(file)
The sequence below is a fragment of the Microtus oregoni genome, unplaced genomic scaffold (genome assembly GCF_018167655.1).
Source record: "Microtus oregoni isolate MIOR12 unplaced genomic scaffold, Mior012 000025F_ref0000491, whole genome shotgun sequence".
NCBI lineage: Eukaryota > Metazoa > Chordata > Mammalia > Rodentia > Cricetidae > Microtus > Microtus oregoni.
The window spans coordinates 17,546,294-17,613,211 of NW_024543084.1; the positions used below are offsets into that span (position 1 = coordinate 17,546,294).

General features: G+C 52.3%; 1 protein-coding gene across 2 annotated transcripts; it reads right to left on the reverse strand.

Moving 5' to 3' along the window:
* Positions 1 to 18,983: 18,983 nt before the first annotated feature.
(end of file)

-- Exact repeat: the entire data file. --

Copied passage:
The sequence below is a fragment of the Microtus oregoni genome, unplaced genomic scaffold (genome assembly GCF_018167655.1).
Source record: "Microtus oregoni isolate MIOR12 unplaced genomic scaffold, Mior012 000025F_ref0000491, whole genome shotgun sequence".
NCBI lineage: Eukaryota > Metazoa > Chordata > Mammalia > Rodentia > Cricetidae > Microtus > Microtus oregoni.
The window spans coordinates 17,546,294-17,613,211 of NW_024543084.1; the positions used below are offsets into that span (position 1 = coordinate 17,546,294).

General features: G+C 52.3%; 1 protein-coding gene across 2 annotated transcripts; it reads right to left on the reverse strand.

Moving 5' to 3' along the window:
* Positions 1 to 18,983: 18,983 nt before the first annotated feature.